Whatever was that?
Last night, I attended the premiere of internet TV series, Whatever This is. The creators of this series previously made The Outs, which fairly enjoyed. The event was well-attended and that floor was packed with so many plaid, skinny, mostly-white, creative-industry-looking people that I actually raised an eyebrow the moment I stepped in. I’m not calling them hipsters, because I’m sure they probably are not; I’m making a fashion and demographic observation (honest!).
The show played, and… I felt a searing sense of loneliness and distancing from everyone else in the room. In my opinion, the episode was not particularly funny to me. I don’t laugh very easily at things, and even the original outs only had me smile a couple times, but never left me adequately-humoured. However, the room erupted into laughter at what I thought were some of the most banal moments. I wondered if I have had botox done to my face at point in the screening, because my face felt stiff from not emoting in response to the show.
Don’t get me wrong, the show had good writing, and seemed to have set itself up for a good story ahead, but I just did not find it particularly funny as the audience seem to have indicated from their response.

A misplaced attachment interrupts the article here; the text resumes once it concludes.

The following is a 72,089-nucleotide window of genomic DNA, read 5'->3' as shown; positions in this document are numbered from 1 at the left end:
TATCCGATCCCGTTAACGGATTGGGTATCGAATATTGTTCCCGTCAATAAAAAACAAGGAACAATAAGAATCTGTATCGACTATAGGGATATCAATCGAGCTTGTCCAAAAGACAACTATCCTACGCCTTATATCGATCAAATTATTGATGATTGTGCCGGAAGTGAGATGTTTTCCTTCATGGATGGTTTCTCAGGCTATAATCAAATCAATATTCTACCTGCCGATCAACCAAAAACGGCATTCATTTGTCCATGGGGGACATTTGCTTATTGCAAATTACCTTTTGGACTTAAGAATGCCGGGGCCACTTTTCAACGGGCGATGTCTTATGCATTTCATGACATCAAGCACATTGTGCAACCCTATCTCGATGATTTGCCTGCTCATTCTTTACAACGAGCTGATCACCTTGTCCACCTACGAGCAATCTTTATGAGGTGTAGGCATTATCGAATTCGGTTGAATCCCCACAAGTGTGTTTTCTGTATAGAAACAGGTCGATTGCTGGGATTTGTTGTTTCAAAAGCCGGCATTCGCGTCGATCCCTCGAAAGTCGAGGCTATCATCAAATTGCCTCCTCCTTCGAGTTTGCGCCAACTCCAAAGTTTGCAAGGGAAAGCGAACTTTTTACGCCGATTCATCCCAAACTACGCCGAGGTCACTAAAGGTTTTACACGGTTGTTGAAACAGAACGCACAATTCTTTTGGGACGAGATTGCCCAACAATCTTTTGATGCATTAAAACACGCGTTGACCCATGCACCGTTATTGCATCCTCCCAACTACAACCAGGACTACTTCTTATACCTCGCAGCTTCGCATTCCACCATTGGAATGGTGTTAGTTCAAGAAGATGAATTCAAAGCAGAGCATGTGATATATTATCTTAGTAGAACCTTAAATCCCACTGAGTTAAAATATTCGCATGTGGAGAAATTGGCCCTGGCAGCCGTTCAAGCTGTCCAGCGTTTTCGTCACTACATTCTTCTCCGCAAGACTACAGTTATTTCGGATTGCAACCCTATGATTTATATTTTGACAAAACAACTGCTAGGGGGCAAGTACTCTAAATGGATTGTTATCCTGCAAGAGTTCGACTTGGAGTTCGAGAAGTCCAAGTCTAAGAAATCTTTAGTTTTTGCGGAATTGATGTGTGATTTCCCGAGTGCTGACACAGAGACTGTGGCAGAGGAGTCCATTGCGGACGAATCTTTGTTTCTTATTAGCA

It seems as if the American public were pre-programmed to laugh and applause at stipulated moments in television. A funny point is not funny by being funny inherently, but becomes funny because the audience participates in recognising it as funny. “This is funny because I am laughing,” so as to speak, and not “I am laughing because this is funny.”
I feel like the audience expected the show to be funny, hence the laughter and the clapping. What if the director intended the show to be sombre, but directed it exactly the same, with the same one liners that painfully reveal our dreary existence, financial woes and personal insecurities that had led the audience gleeful? Would the director feel anguished, or would he approve?
But I digress. I stood, unmoving, unsmiling, watching the show, feeling painfully removed from everyone else’s mirth. And it’s not only this show — I’ve been to stand-up comedies and felt exactly the same thing. Comic says something really ordinary, but at moments where it seems primed to harvest laughter, and the audience delivers.
I had definitely spent such shows paying attention to the audience more than I did the show. I wouldn’t know which parts of the show was funny otherwise.
Eventually the screening of the first episode of Whatever This Is ended, and everyone clapped and cheered, especially hard so at certain lines in the credits (were half the audience cast and crew members?). I clapped because everyone else did, but I’m not sure if I’ve made the premiere a success because I clapped or that I was clapping because the premiere was a success.